This opinion will be unpublished and
may not be cited except as provided by
Minn. Stat. § 480A.08, subd. 3 (2000).
IN COURT OF APPEALS
Tyrone Gregory Jones,
Hennepin County District Court
File No. 54407
Mike Hatch, Attorney General, 525 Park Street, Suite 500, St. Paul, MN 55103; and
William G. Clelland, Anna Krause Crabb, Carson, Clelland & Schreder, Suite 305, 6300 Shingle Creek Parkway, Minneapolis, MN 55430 (for respondent)
Leonardo Castro, Chief Public Defender, Peter W. Gorman, Assistant Public Defender, Suite 200, 317 Second Avenue South, Minneapolis, MN 55401 (for appellant)
Considered and decided by Hanson, Presiding Judge, Crippen, Judge, and Harten, Judge.
Appellant challenges the sufficiency of the evidence to convict him and contends that the trial court committed plain error by permitting the police officer to testify to hearsay statements and by allowing the state to impeach the victim with her prior inconsistent statement. We affirm.
In June 2000, appellant Tyrone Jones attended a picnic with his girlfriend, S.J., the mother of his child and the victim of his crime. They argued about whether to leave the picnic—appellant wished to stay and S.J. wished to leave—so appellant drove her home. They continued to argue in the car, where, S.J. testified, appellant grabbed “her by the throat and began choking her,” which caused her to lose consciousness. When they arrived at their apartment complex, S.J. asked appellant to let her out of the car so that she could go to the store across the street to buy something. Instead, she went to the store and called 911 to report the assault.
Officer Darrell Kortan arrived at the store approximately three minutes later. He testified that S.J. “was very upset” and “seemed to be fearful” and told him that appellant choked her in the car. He also testified that S.J. told him that when they arrived at the apartment complex, appellant got out of the car, went over to the passenger side, pulled her across the front seat, threw her to the ground, and held her down. Officer Kortan testified that S.J. showed him marks on her throat, which appeared to be fresh and consistent with marks she would have received from being choked. He also testified that appellant would have had to use his left hand to leave the marks, which appeared on S.J.’s right side, which he stated would be “cumbersome” to do while driving but possible. Officer Kortan took S.J. to a domestic-abuse counselor because she told him that she did not feel safe returning home.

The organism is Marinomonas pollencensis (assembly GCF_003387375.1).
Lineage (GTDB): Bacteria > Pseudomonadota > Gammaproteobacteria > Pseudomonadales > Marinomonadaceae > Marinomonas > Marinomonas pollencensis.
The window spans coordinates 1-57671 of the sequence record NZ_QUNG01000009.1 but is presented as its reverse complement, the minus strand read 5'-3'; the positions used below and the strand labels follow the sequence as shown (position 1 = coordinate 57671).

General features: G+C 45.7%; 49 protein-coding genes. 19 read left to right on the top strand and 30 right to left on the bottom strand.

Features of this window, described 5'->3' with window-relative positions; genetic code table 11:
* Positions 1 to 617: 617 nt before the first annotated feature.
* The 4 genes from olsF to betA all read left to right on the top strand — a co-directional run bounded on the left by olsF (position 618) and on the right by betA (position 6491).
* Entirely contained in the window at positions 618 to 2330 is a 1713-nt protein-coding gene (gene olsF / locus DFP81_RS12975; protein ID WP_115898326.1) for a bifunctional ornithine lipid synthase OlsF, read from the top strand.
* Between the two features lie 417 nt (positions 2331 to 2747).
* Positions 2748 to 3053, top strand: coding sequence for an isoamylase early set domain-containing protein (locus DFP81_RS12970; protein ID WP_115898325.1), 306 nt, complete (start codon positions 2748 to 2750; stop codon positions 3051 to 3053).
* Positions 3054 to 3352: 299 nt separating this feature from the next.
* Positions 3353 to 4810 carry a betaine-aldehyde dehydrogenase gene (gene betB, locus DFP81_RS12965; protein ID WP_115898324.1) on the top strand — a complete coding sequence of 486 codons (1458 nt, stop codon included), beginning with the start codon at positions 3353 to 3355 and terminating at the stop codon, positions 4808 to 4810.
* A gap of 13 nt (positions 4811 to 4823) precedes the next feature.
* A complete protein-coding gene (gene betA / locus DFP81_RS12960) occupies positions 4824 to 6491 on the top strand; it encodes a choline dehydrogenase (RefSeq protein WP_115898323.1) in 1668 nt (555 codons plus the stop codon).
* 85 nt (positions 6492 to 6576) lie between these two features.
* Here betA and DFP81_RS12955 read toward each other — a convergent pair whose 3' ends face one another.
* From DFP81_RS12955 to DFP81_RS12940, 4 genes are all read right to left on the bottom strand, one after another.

At trial, S.J. recanted her story. She testified that she made the story up to get back at appellant for wanting to return to the picnic against her wishes and claimed that appellant never assaulted her. She explained that the marks on her throat were “passion marks” she received from appellant the day before. She admitted to making all of the statements, but claimed that they were lies.
Appellant testified at trial. He denied assaulting S.J. and confirmed her testimony about the marks seen on her neck.
The court, acting as fact-finder after appellant waived his right to a jury trial, found appellant guilty of fifth-degree assault. Subsequently, the court sentenced appellant to 30 days in the workhouse, stayed for two years, and a fine of $700, with $600 of the fine stayed for two years. The court imposed as conditions to the stay the requirements that appellant commit no crimes of violence, comply with a no-contact order if S.J. ever requests one, and remain law-abiding.
1. Sufficiency of the evidence
The standard of review on appeal for a sufficiency of the evidence claim is the same for bench trials as it is for jury trials. State v. Cox, 278 N.W.2d 62, 65 (Minn. 1979). When reviewing the sufficiency of the evidence, an appellate court is limited to determining “whether, under the facts in the record and any legitimate inferences that can be drawn from them,” the fact-finder reasonably could have found defendant guilty. State v. Ulvinen, 313 N.W.2d 425, 428 (Minn. 1981). The court will not retry the facts, but instead views the evidence in the light most favorable to the verdict and assumes the fact-finder believed the state’s witnesses and disbelieved all evidence to the contrary. Id. But the court gives due regard to the state’s burden to prove appellant’s guilt beyond a reasonable doubt. State v. Merrill, 274 N.W.2d 99, 111 (Minn. 1978).